Australian Guitar - - Axes In Action -

This year marked the 29th an­nual By­ron Bay Bluesfest. 29 years is a long time, but there’s no se­cret for­mula here. Bluesfest has con­sis­tently had one of the most var­ied line­ups of any fes­ti­val ever held in the coun­try. It’s about much more than the lat­est triple j pop act or cash­ing in on the nos­tal­gia card. Their strength lies in an abil­ity to put to­gether some­thing for just about ev­ery­one, show­cas­ing top-notch qual­ity. This is ev­i­dent in the wide range of ages of its pa­tron­age, from kids through to grand­par­ents. Big name acts are what sell tick­ets, but Bluesfest al­ways man­ages to bal­ance out the head­lin­ers with new and var­ied acts from around the world – acts that are de­voted to the genre they spe­cialise in, or well known in their own coun­try but nowhere else. This adds a whole new di­men­sion to the Bluesfest ex­pe­ri­ence – there’s noth­ing bet­ter than feel­ing like you have dis­cov­ered some­thing new.

It pays to do your home­work; there was so much on of­fer that it was very easy to miss some­thing new. So much of the lineup was out­side my lis­ten­ing com­fort zone that a bit of prepa­ra­tion helped get through the plethora of acts I had never heard of. This year, Bluesfest put to­gether such an eclec­tic mix that it would be im­pos­si­ble to know what was good in ev­ery genre. Sorong Sa­ma­rai from Pa­pau New Guinea and In­done­sia, As­gier from Ice­land and Yous­sou Ndour from Sene­gal were all per­fect ex­am­ples.

With acts rang­ing from The Wail­ers (Bob Mar­ley’s band) through to the New Power Gen­er­a­tion (Prince’s band) and Robert Plant and his Sen­sa­tional Space Shifters – who played mostly blues­grass mu­sic, to the dis­ap­point­ment of one loud diehard Led Zep­pelin fan in front of me – it was a mu­si­cal smor­gas­bord; a feast for the ears. Tash Sul­tana, As­geir and Rag And Bone Man brought in the younger crowd, while Lionel Richie, The Orig­i­nal Blues Broth­ers Band and Jack­son Browne drew in some of the older au­di­ence. From the mix of ages watch­ing each per­for­mance, it was im­pos­si­ble to tell that there were some orig­i­nal fans and some dis­cov­er­ing their new favourite artist for the first time.

Homegrown tal­ent is rife at Bluesfest, and we are al­ways pre­sented with an ex­quis­ite plat­ter of Aus­tralian artists to in­dulge in. Wil­liam Crighton and Hussy Hicks were re­spec­tively wit­nessed in own­ing their stages, au­di­ences cap­ti­vated. Steve Smyth per­formed a jaw-drop­ping show on the fi­nal day along with brass and string ac­com­pa­ni­ment. Hav­ing won hearts through­out the fes­ti­val, he was pre­sented with a bou­quet of roses from an au­di­ence mem­ber. The true high­light of his set – and es­sen­tially one of the fes­ti­val’s – was Smyth’s spon­ta­neous acapella per­for­mance while his gui­tar was be­ing re­strung, chan­nelling an Ital­ian op­er­atic master. The cliché stands: you had to be there.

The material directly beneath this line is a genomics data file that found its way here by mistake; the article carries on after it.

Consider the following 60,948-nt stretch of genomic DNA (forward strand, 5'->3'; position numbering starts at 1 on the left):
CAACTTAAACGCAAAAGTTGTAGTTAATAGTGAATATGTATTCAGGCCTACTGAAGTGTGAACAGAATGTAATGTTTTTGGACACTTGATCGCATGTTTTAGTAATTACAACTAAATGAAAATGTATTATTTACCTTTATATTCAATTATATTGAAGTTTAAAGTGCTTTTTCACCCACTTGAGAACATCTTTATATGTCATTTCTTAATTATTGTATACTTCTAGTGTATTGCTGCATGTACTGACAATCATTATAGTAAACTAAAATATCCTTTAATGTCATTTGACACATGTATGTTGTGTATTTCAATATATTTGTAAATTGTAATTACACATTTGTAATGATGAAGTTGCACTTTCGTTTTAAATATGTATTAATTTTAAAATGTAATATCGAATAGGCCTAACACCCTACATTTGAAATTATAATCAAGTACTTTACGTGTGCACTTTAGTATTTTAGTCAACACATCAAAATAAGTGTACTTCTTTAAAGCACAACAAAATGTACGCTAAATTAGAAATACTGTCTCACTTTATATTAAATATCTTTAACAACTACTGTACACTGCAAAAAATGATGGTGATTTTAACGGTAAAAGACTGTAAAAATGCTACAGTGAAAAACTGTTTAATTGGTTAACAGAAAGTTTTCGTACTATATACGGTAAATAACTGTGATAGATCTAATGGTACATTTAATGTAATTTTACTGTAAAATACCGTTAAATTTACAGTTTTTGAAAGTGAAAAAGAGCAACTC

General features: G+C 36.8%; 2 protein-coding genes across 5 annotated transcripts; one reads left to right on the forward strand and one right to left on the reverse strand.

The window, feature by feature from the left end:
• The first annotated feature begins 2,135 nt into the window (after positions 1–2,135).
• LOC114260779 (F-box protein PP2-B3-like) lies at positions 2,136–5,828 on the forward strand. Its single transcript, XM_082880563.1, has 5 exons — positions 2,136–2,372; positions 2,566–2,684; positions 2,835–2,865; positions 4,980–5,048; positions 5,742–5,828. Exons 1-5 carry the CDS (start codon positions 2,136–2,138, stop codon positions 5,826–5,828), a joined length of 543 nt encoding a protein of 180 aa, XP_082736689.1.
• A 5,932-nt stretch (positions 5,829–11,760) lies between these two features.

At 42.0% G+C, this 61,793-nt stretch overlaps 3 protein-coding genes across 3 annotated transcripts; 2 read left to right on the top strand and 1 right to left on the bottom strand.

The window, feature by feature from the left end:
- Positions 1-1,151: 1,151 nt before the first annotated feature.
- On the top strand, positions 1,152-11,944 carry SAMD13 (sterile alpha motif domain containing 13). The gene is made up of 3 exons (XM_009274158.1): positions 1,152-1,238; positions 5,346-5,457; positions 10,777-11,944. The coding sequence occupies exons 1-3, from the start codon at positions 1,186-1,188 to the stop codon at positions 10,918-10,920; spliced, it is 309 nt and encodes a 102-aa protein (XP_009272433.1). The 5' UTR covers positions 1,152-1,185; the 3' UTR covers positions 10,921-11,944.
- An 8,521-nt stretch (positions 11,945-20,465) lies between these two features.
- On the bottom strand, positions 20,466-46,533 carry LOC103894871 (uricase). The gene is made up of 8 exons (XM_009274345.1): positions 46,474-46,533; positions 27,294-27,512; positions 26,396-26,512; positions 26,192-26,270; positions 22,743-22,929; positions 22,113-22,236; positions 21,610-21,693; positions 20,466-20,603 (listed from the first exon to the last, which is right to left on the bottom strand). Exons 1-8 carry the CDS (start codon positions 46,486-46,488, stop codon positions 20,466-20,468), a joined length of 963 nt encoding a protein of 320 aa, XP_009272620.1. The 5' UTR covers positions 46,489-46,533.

Dan Sul­tan and the John But­ler Trio packed out the main tent for their one-off per­for­mances, with the lat­ter us­ing his sta­tus to rouse fes­ti­val­go­ers about the press­ing en­vi­ron­men­tal cause that is the STOP ADANI coal mine protest. Half­way through the set, a

giant STOP ADANI ban­ner was walked across the stage by a string of mu­si­cians in­clud­ing Lukas Nel­son (yes, Wil­lie’s son). Nel­son and his rock band, Prom­ise Of The Real, played four of the five fes­ti­val days and are the only band al­ready booked for next year’s Bluesfest. They were locked in for the fes­ti­val’s 30th an­niver­sary by di­rec­tor Peter Noble be­fore this year’s run was even fin­ished, which should tell you some­thing about just how mas­sive their sets were. It’s clear to say that Nel­son and his band blew ev­ery­one away, and are one of the di­a­monds you an­tic­i­pate dis­cov­er­ing at the in­sti­tu­tion that is Bluesfest.

For me, that is the best part of Bluesfest: stum­bling upon some­thing that you knew noth­ing about. The Cal­i­for­nia Honey­drops were mind-blow­ing, fill­ing the void left by St. Paul And The Bro­ken Bones this year. The level of mu­si­cian­ship within the band and the vo­cal prow­ess of their en­er­getic front­man were a def­i­nite high­light. First Aid Kit brought their mix of coun­try and alt-rock with an im­por­tant so­cial mes­sage in tow. They im­plored men in the au­di­ence to speak up against the cul­ture in which mis­treat­ment of women is ac­cept­able, which was met with the loud­est roar I heard through­out the en­tire fes­ti­val. The en­ergy didn’t stop for the du­ra­tion of their set and, their har­monies were some­thing only sis­ters could pull off.

Con Brio blew minds and lived up to their name, along with Harts, who per­formed an in­stru­ment for sac­ri­fice. That par­tic­u­lar in­ci­dent had a few peo­ple scratch­ing their heads, won­der­ing if they were watch­ing the last ever Harts show. Chic and Nile Rodgers were not names I was fa­mil­iar with. Dur­ing their per­for­mance, I saw many mem­bers of the au­di­ence look­ing at each other as if to say, “I know this song” – my­self in­cluded. Hear­ing th­ese ver­sions, and in some cases, the orig­i­nal ver­sions of th­ese songs was an amaz­ing ex­pe­ri­ence. Melissa Etheridge was a force of na­ture; some­thing only years of ex­pe­ri­ence can pro­duce. She was a master on the gui­tar too.

Ev­ery year, Bluesfest hosts some of the best mu­si­cal acts from around the globe, with this year be­ing no ex­cep­tion. The fes­ti­val was an over­all ex­pe­ri­ence – the food stalls, the lo­ca­tion, and the lack of ine­bri­ated pun­ters all stand­ing out along with the lack of queues for food, beer and toi­lets, and, dare I say it, the vibe. 2019 will mark the 30th year of Bluesfest – here’s to the next 30.



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